Now that the 2013-14 NBA season is complete, we can begin navigating through conflicting reports and discerning which rumors and sources to believe when it comes to the draft (June 26) and free agency (July 1). Amid talks of a fantasy-land scenario where soon-to-be free agent Carmelo Anthony would join the Miami HEAT’s current core group, with each taking a significantly discounted rate, the Los Angeles Lakers have once again found themselves within the rumor mill.
To be clear, it’s possible that Anthony would want to join forces with LeBron James, Dwyane Wade and Chris Bosh – a group that has literally owned the Eastern Conference since coming together four years ago. That said, as is the case with all things related to the Lakers these days – a team with as many questions as we’ve seen in some years – we feel it is worthy to explore the possibility of Anthony becoming the next cornerstone piece in a land that Kobe Bryant has dominated for the better part of two decades.
While it was reported the front office wouldn’t pursue Anthony just last month, another story recently surfaced claiming the coaching search could have been delayed due to the fact that Lakers brass is still currently eyeing Carmelo Anthony and LeBron James.
So, why the conflicting reports? Although the team tends to play things as safely and guarded as possible when disseminating information and are not generally in the business of accidentally leaking plans or options, it isn’t beyond them to turn a blind eye to certain tidbits being shared specifically to determine just how much of a mutual interest there may be. Especially when you consider the fact that while several teams have been rumored to have interest in those two names (among others), franchises may not technically contact or negotiate with players until free agency officially kicks off as of 12:01 a.m. on July 1. Call it a silent “arms race,” if you will, as multiple teams are looking to make significant improvements in order to maintain their current winning ways (e.g., Miami or even Chicago) or serve as the start of a new foundation, as would clearly be the case in Los Angeles.
Given the amount the team already has guaranteed (about $32 million) to just three players (Bryant, Steve Nash and Robert Sacre), it would seem more likely that one of the two players could be the more realistic target. Regardless of your personal feelings and beliefs about James, the fact is he remains the center of the basketball universe for the foreseeable future. There isn’t a team in the league that wouldn’t move heaven and earth to create space for him if possible, but next Monday’s deadline for players with an early-termination clause in their contracts could really alter the power structure of the league.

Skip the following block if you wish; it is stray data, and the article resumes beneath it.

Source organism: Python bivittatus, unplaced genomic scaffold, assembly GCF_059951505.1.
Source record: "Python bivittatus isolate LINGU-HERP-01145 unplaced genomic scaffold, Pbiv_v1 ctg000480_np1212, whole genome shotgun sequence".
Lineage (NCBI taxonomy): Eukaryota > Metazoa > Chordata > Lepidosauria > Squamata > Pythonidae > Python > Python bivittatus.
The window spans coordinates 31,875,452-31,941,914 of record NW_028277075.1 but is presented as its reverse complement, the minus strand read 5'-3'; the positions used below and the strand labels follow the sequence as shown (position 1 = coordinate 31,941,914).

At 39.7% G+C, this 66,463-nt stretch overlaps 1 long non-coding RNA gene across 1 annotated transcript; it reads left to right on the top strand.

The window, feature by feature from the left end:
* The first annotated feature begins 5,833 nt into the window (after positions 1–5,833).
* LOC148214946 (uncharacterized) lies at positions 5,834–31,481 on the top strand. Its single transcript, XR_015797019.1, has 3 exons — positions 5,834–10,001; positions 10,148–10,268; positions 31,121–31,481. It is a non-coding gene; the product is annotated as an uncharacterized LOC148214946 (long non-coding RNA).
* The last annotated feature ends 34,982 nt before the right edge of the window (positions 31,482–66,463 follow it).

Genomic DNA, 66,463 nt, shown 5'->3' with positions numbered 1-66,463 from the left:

Once James and Co. determine their future, attention should immediately shift to other big names like Anthony, Kevin Love and Kyrie Irving (who could be available via trade if he declines an extension from the Cleveland Cavaliers). Coming off one of the better individual seasons as a member of the Knicks (27.4 PPG, 8.1 RPG, 3.1 APG), Anthony heads into year 12 with the bitter disappointment of missing the postseason for the first time in his career. With the Knicks lacking a pick in the upcoming draft, immediate financial spending power or much roster flexibility beyond finding a suitor for Tyson Chandler’s contract, Anthony could very well have determined he simply can no longer be a solo act as the “savior” for New York.
Why would he want to jump from one bad situation on one coast to that of another, you may ask? Surely, it would have to be for far more than a relationship with Bryant. Friendship is great, but can be explored and developed in the offseason and away from the court. If the Lakers were to truly pursue Anthony, it would likely take more than simply reminding him of his affinity toward the time spent playing alongside Bryant as an Olympian during the previous two (2008 and 2012) Team USA campaigns.
An Anthony-Bryant pairing alongside whichever presumably talented player(s) they acquire in the draft would seem to be appealing to all parties, but other potential options such as the Chicago Bulls and Houston Rockets could seemingly create a more immediate path toward success. It will be interesting to see how things develop over the next few weeks throughout the league, and how the Lakers intend to go about reshaping the roster given the circumstances and competition for a limited amount of available ‘star’ players.
Make no mistake, while members of this front office may generally hold their cards close to the vest and preach “patience” publicly, those familiar with how they operate behind the scenes would assure you they’re undoubtedly exploring any and all available options, and perhaps contemplating a few that are not technically available as of yet. As an organization that has made acquiring the biggest names and brightest stars a thing of commonplace throughout its rich history, this has actually become an expectation for the Lakers.
Even though swingmen like Luol Deng, Lance Stephenson and Trevor Ariza could be more realistic, attainable free agent options, teams cannot be faulted for doing their due diligence when it comes to the potential availability of James and Anthony. No matter how much of a long-shot it may appear to be, we can expect the Lakers to be in the mix throughout the summer. You don’t reach the heights they’ve achieved as an organization and enjoy all of the success they’ve experienced without taking an occasional risk, moving a proverbial “mountain” or two and engineering opportunities to turn things around quicker than some may have anticipated.
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